The umbrella has become the acknowledged index of social position.

Robinson Crusoe presents us with a touching instance of the hankering after them inherent in the civilised and educated mind. To the superficial, the hot suns of Juan Fernandez may sufficiently account for his quaint choice of a luxury; but surely one who had borne the hard labour of a seaman under the tropics for all these years could have supported an excursion after goats or a peaceful CONSTITUTIONAL arm in arm with the nude Friday. No, it was not this: the memory of a vanished respectability called for some outward manifestation, and the result was--an umbrella. A pious castaway might have rigged up a belfry and solaced his Sunday mornings with the mimicry of church-bells; but Crusoe was rather a moralist than a pietist, and his leaf-umbrella is as fine an example of the civilised mind striving to express itself under adverse circumstances as we have ever met with.

It is not for nothing, either, that the umbrella has become the very foremost badge of modern civilisation--the Urim and Thummim of respectability. Its pregnant symbolism has taken its rise in the most natural manner. Consider, for a moment, when umbrellas were first introduced into this country, what manner of men would use them, and what class would adhere to the useless but ornamental cane. The first, without doubt, would be the hypochondriacal, out of solicitude for their health, or the frugal, out of care for their raiment; the second, it is equally plain, would include the fop, the fool, and the Bobadil. Any one acquainted with the growth of Society, and knowing out of what small seeds of cause are produced great revolutions, and wholly new conditions of intercourse, sees from this simple thought how the carriage of an umbrella came to indicate frugality, judicious regard for bodily welfare, and scorn for mere outward adornment, and, in one word, all those homely and solid virtues implied in the term RESPECTABILITY. Not that the umbrella's costliness has nothing to do with its great influence. Its possession, besides symbolising (as we have already indicated) the change from wild Esau to plain Jacob dwelling in tents, implies a certain comfortable provision of fortune. It is not every one that can expose twenty-six shillings' worth of property to so many chances of loss and theft. So strongly do we feel on this point, indeed, that we are almost inclined to consider all who possess really well-conditioned umbrellas as worthy of the Franchise. They have a qualification standing in their lobbies; they carry a sufficient stake in the common-weal below their arm. One who bears with him an umbrella-- such a complicated structure of whalebone, of silk, and of cane, that it becomes a very microcosm of modern industry--is necessarily a man of peace. A half-crown cane may be applied to an offender's head on a very moderate provocation; but a six-and-twenty shilling silk is a possession too precious to be adventured in the shock of war.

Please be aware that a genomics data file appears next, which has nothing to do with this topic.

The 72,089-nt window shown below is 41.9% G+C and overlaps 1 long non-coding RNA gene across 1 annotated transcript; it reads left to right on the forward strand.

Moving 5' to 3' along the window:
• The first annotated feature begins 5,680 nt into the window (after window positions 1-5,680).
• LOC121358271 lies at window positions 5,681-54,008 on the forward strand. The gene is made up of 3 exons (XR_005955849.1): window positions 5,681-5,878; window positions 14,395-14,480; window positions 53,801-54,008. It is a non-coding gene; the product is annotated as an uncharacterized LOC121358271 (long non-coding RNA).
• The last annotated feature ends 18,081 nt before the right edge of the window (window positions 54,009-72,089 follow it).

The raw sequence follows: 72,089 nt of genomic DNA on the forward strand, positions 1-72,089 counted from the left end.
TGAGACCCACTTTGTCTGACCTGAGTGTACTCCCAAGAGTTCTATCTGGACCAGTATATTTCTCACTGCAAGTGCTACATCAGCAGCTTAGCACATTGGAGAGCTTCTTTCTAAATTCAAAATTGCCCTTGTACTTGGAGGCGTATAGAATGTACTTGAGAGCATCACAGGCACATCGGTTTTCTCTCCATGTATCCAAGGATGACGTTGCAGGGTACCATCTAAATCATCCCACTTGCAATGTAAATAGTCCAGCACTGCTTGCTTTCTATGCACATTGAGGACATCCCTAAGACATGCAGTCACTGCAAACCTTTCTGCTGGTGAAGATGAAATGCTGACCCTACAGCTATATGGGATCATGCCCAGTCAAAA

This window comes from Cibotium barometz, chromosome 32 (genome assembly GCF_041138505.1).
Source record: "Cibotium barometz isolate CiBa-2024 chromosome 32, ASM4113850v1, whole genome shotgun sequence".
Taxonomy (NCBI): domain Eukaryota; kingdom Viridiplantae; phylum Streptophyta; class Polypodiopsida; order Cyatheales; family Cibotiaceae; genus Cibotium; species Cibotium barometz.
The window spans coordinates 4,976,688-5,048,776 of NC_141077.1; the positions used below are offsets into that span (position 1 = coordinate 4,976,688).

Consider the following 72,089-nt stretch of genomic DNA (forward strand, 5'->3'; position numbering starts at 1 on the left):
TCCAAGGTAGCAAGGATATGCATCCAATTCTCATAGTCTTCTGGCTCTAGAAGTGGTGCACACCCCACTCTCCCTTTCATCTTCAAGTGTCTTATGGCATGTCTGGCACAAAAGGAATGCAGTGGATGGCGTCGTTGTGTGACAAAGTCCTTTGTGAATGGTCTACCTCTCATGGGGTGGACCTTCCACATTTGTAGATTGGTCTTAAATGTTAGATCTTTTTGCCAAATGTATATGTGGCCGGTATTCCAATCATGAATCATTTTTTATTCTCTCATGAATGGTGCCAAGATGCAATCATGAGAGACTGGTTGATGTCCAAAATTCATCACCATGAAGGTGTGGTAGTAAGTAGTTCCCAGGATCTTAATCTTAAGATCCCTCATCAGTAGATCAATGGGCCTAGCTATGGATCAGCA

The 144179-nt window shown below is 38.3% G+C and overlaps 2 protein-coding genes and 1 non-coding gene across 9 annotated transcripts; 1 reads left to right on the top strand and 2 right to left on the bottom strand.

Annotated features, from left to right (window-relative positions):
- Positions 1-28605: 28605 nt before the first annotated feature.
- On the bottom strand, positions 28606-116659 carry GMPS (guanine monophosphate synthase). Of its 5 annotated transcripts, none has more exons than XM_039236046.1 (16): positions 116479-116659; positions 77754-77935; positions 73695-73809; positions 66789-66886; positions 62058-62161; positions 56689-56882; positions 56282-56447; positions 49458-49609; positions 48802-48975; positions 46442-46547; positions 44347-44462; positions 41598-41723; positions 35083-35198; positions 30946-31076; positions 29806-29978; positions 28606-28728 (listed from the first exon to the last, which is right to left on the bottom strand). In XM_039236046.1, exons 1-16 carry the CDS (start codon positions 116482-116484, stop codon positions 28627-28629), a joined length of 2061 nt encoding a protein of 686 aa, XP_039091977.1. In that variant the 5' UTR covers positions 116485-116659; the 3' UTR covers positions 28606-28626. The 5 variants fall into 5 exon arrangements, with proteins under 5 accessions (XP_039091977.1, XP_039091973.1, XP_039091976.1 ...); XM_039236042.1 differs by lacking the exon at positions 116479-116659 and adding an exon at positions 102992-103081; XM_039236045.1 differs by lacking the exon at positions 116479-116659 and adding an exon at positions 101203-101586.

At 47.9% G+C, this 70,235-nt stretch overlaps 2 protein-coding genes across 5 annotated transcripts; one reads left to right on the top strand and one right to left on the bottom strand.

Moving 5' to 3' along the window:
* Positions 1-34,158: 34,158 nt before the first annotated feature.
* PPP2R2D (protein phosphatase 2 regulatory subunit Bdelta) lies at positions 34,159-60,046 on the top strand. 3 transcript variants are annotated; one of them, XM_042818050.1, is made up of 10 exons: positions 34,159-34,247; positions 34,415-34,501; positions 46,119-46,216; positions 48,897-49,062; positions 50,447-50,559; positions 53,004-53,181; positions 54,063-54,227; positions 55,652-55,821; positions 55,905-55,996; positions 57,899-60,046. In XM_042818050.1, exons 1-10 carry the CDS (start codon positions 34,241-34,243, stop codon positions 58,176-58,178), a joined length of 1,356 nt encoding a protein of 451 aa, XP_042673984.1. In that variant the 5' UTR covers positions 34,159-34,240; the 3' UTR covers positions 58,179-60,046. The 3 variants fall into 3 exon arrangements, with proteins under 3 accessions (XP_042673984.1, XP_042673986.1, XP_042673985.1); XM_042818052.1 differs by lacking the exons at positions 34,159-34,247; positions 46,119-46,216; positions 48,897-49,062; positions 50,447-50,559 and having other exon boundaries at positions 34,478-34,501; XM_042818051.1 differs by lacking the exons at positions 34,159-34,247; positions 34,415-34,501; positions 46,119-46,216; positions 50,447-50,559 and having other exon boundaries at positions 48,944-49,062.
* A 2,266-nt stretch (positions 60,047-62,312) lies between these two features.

These are but a few glances at how umbrellas (in the general) came to their present high estate. But the true Umbrella-Philosopher meets with far stranger applications as he goes about the streets.

Umbrellas, like faces, acquire a certain sympathy with the individual who carries them: indeed, they are far more capable of betraying his trust; for whereas a face is given to us so far ready made, and all our power over it is in frowning, and laughing, and grimacing, during the first three or four decades of life, each umbrella is selected from a whole shopful, as being most consonant to the purchaser's disposition. An undoubted power of diagnosis rests with the practised Umbrella-Philosopher. O you who lisp, and amble, and change the fashion of your countenances--you who conceal all these, how little do you think that you left a proof of your weakness in our umbrella-stand--that even now, as you shake out the folds to meet the thickening snow, we read in its ivory handle the outward and visible sign of your snobbery, or from the exposed gingham of its cover detect, through coat and waistcoat, the hidden hypocrisy of the 'DICKEY'! But alas! even the umbrella is no certain criterion.

Lay Morals and Other Papers Page 54

Robert Louis Stevenson

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Robert Louis Stevenson
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